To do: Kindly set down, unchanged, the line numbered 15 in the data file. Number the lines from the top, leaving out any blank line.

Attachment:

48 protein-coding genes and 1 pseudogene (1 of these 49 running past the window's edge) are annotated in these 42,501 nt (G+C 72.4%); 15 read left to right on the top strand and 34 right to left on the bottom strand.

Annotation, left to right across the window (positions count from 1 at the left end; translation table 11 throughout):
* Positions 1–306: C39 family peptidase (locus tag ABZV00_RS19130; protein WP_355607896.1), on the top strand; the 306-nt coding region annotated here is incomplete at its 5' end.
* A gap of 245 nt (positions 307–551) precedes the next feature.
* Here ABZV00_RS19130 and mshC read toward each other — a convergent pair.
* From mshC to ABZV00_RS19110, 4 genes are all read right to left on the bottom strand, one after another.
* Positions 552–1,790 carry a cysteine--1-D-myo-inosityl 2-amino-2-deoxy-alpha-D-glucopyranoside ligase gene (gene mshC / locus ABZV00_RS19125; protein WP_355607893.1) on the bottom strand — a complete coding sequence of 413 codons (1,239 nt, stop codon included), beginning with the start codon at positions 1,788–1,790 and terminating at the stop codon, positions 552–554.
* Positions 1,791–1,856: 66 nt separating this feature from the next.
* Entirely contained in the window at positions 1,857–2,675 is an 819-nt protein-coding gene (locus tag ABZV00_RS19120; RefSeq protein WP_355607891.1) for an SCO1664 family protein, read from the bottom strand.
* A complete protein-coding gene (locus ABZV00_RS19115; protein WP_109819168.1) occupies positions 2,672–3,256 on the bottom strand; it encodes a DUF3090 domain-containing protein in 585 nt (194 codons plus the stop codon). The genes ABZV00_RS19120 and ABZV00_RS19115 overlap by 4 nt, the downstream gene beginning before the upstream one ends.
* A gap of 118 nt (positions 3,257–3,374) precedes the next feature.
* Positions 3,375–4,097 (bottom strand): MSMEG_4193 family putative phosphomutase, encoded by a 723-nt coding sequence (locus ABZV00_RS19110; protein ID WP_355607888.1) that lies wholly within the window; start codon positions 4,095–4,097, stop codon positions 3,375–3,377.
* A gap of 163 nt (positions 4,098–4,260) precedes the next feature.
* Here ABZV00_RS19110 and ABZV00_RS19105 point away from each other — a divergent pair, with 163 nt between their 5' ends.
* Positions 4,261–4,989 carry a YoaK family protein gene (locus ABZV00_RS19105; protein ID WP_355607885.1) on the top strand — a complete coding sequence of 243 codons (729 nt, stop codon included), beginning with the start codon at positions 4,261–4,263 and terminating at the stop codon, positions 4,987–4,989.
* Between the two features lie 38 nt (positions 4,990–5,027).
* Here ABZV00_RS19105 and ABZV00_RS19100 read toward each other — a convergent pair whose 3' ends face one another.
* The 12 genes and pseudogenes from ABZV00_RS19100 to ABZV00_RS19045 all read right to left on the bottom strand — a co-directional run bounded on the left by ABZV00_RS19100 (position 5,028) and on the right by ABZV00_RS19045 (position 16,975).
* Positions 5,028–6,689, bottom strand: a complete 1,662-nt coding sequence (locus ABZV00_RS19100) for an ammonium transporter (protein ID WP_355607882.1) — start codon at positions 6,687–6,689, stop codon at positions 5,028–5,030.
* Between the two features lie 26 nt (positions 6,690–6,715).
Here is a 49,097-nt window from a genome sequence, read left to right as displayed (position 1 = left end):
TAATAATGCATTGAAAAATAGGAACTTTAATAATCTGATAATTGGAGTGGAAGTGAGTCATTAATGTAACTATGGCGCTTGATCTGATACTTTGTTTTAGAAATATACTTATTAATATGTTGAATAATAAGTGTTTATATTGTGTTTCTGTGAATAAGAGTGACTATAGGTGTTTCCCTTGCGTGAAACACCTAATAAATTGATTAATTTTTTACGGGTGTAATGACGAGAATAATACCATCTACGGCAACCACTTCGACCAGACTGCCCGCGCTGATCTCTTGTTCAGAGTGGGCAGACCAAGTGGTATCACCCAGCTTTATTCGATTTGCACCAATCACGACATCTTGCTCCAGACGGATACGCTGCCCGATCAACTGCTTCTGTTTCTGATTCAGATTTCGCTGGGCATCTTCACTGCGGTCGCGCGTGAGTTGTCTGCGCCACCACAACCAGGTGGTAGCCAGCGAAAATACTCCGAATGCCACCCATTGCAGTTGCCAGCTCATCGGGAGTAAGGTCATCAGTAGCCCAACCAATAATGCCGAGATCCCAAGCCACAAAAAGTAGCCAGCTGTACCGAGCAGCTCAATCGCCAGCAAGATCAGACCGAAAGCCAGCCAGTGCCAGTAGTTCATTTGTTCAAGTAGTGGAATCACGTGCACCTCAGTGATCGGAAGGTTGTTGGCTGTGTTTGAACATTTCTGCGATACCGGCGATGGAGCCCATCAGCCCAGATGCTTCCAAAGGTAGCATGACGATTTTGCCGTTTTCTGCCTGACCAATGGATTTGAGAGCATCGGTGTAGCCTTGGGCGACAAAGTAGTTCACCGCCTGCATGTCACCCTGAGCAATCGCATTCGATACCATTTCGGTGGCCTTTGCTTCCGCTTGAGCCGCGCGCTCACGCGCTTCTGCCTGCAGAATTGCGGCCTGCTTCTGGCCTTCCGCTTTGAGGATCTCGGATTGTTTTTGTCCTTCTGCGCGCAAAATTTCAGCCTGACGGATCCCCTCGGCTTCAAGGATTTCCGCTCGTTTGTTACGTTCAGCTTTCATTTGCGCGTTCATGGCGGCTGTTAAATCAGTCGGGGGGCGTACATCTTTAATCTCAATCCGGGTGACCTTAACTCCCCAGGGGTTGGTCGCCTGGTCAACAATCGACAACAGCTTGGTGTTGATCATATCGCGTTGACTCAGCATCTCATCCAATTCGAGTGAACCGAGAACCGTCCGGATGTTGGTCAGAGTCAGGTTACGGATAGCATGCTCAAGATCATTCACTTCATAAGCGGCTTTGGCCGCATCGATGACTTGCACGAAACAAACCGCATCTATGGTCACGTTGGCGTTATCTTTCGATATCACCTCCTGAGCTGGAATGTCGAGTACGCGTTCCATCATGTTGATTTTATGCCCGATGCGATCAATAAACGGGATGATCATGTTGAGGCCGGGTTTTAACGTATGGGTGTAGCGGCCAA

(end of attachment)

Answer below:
* Positions 4,261–4,989 carry a YoaK family protein gene (locus ABZV00_RS19105; protein ID WP_355607885.1) on the top strand — a complete coding sequence of 243 codons (729 nt, stop codon included), beginning with the start codon at positions 4,261–4,263 and terminating at the stop codon, positions 4,987–4,989.